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Long IslandHistory

The oyster was their world

South Shore shellfish were welcomed internationally and brought prosperity home.

Shellfishermen work the Great South Bay from catboats

Shellfishermen work the Great South Bay from catboats about 1900 - the oyster industry's peak. Then overfishing, contamination and the opening of the Moriches Inlet struck. Photo Credit: Nassau County Museum Collection

This originally appeared in the book "Long Island: Our Story," on Nov. 15, 1998.

In the closing days of the 19th Century, the streets of West Sayville were paved not with gold, but with oyster shells.

There was no oyster rush of speculators hoping to get rich quick in the shell game. But the prized taste of Great South Bay bivalves made that made shellfish entrepreneurs rich and provided a living for thousands of others who dredged the bays and toiled in canning factories.

No one profited more than Jacob Ockers, "the Oyster King." The oystermen were primarily Dutch immigrants. Ockers, who was born in Holland in 1847 and brought to America three years later, began working on his father's oyster schooner when he was 8, and had his own boat before his 17th birthday.

Ockers ascended the oyster throne by buying shellfish and shipping them to New York City by water. In 1876 he set up an oyster processing plant in Oakdale and became the largest dealer of Blue Point oysters. The Blue Points were so highly valued that in 1908 the state Legislature passed a law defining them as oysters that had spent at least three months growing in Great South Bay. Ockers eventually controlled beds as far away as New Jersey and Massachusetts. Over time, he purchased in full or in part 10 schooners, becoming the first dealer to export large annually in the 1890s.

Shellfishing had begun centuries before with the Indians and expanded in the early 1800s as settlers dug oysters and clams from shallow water using open boats and long, iron-toothed rakes known as tongs. Rowboats gave way to sloops, and by 1890, there were 25 oyster processing factories known as shanties in Bay Shore, Oakdale, Sayville, Blue Point and Patchogue. The oysters were shucked and sent in wooden barrels to the city, first by boat and in the late 1860s by the Long Island Rail Road.

Not all of Great South Bay was equal when it came to supporting shellfish. Oysters and clams would set, or reproduce, better in the eastern part of the bay but would grow faster and fatter in the western part. The key was that the western end was saltier. Not only did the seed oysters grow better in the fresher water, but it discouraged the oyster's enemies such as drills and starfish.

About 1847, baymen began to use the east bay as a source of seed oysters they transplanted to the west bay. About this time Brookhaven Town officials began to lease two-acre underwater lots for $2 a year. To prevent poaching and the taking of undersized oysters, the towns began issuing licenses and appointed inspectors known as "toleration officers." government intervention. The most dramatic exception occurred in 1861 when they asked for help. Shellfishermen along the south shore of Queens and Brooklyn were incensed that competitors from New Jersey were digging clams along the New York shore under cover of darkness. When the clamdiggers' request for state intervention was ignored, they patrolled the beds with shotguns, and battles ensued. Ultimately the baymen notified the state that they were seceding. They organized the "Rockaway Republic" with Gil Davis as governor. New York Gov. Edwin Morgan sent the militia to arrest Davis. He was never caught but the poachers were scared off by the troops.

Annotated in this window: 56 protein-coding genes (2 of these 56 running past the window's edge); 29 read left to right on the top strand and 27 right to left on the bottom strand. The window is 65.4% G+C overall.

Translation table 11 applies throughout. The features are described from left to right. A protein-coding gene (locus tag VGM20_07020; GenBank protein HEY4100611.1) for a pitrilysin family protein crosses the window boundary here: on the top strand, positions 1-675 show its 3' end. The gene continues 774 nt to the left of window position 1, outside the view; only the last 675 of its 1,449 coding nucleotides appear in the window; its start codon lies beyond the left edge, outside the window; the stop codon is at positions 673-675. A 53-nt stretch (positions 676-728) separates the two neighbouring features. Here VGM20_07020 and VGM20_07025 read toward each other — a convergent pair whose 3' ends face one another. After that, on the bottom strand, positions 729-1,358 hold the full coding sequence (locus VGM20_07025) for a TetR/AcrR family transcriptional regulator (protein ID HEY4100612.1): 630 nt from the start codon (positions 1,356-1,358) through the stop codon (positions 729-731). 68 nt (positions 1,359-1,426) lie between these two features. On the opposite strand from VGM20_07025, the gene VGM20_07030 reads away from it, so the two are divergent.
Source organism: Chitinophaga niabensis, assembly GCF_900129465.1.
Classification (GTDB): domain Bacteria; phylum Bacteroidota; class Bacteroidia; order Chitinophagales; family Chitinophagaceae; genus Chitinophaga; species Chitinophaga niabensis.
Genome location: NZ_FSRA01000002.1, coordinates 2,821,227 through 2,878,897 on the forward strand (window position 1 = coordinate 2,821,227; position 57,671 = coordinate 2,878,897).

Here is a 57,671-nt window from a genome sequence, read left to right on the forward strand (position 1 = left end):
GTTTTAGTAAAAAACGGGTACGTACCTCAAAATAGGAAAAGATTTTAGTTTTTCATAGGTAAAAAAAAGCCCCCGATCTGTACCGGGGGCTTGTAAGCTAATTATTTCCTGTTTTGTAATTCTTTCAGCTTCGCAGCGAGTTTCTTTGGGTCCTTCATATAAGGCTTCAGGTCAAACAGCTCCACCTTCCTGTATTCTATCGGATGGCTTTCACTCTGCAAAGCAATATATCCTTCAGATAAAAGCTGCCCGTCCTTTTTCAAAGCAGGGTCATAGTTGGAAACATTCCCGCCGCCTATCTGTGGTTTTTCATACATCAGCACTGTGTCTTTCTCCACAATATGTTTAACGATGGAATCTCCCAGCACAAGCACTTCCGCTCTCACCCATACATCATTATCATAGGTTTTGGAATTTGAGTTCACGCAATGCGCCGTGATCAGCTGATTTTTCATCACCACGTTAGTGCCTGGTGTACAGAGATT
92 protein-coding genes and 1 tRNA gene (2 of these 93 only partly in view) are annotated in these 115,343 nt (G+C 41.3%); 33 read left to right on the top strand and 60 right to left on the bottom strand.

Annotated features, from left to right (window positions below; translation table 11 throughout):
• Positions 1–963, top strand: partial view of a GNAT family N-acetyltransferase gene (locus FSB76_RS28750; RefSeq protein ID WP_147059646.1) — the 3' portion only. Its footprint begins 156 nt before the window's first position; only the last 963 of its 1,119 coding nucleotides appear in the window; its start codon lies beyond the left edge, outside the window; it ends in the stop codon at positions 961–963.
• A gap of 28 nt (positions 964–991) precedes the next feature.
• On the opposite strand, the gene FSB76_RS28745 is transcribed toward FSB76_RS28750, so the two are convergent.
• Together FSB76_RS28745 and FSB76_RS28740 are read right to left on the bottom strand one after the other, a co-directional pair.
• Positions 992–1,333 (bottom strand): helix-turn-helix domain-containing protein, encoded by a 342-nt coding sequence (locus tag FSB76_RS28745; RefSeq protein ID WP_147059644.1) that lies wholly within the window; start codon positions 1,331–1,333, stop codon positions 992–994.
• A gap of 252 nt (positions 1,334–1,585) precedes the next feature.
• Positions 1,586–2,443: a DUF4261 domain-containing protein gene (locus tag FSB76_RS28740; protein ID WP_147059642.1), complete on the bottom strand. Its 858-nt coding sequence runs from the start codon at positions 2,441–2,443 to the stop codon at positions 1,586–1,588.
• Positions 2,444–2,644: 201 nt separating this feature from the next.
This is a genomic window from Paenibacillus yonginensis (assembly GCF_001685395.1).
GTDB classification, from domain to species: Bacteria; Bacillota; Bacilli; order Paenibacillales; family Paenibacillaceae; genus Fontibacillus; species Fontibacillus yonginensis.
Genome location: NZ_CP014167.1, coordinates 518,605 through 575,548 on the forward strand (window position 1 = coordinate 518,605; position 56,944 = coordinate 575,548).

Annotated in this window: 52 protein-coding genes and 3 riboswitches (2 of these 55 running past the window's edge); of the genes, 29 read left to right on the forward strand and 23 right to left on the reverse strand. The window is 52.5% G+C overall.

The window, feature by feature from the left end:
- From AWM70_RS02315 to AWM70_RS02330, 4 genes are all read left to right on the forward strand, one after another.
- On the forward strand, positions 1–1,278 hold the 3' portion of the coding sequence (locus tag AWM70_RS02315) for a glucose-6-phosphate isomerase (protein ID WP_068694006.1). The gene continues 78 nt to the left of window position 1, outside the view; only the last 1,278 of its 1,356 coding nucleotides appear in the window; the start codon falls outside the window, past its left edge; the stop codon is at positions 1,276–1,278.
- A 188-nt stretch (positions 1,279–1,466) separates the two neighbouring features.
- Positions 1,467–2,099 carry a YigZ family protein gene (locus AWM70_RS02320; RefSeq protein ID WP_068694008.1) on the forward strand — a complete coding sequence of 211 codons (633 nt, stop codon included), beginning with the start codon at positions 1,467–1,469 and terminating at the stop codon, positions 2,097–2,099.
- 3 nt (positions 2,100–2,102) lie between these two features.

By the time of the Civil War, baymen had swapped their tongs for bottom. By 1901, all the local oystermen had boats with power dredges.

The Great South Bay oyster industry received a boost in the 1870s when Connecticut shellfishermen developed a system of growing seed oysters they shipped to Long Island for sowing. The industry's high point came in the 20 years bracketing the turn of the century when more than 150,000 barrels of oysters a year were being shipped from the shanties along the bay.

But overfishing, contaminated runoff and nature swamped the oyster business. On March 4, 1931, a new inlet opened opposite Moriches and within a few years, as the salinity increased, all the best seed beds had been wiped out by predators. Baymen switched to clams, and, on the East End, scallops. The 1938 hurricane swept about a third of the bay's oysters and clams off their beds and buried them in deep water where process.

Not all large-scale oystering took place on the South Shore. Oyster Bay and other North Shore harbors also supported an industry until Frank M. Flower & Sons Co. of Bayville and Oyster Bay.

Its history begins in 1876 when William A. Flower staked out three acres of oyster beds in Mill Neck Creek, an arm of Oyster Bay. His son Frank added a fleet of power dredges about the turn of the century. Frank's sons Allen, Butler and Roswell built a base in Bayville around 1940 and in 1962 a hatchery was added to grow seed oysters and clams. The company, now owned by three long-time Flower employees, continues to cultivate and harvest oysters and clams from its leased beds, making it Long Island's only surviving traditional oyster company.

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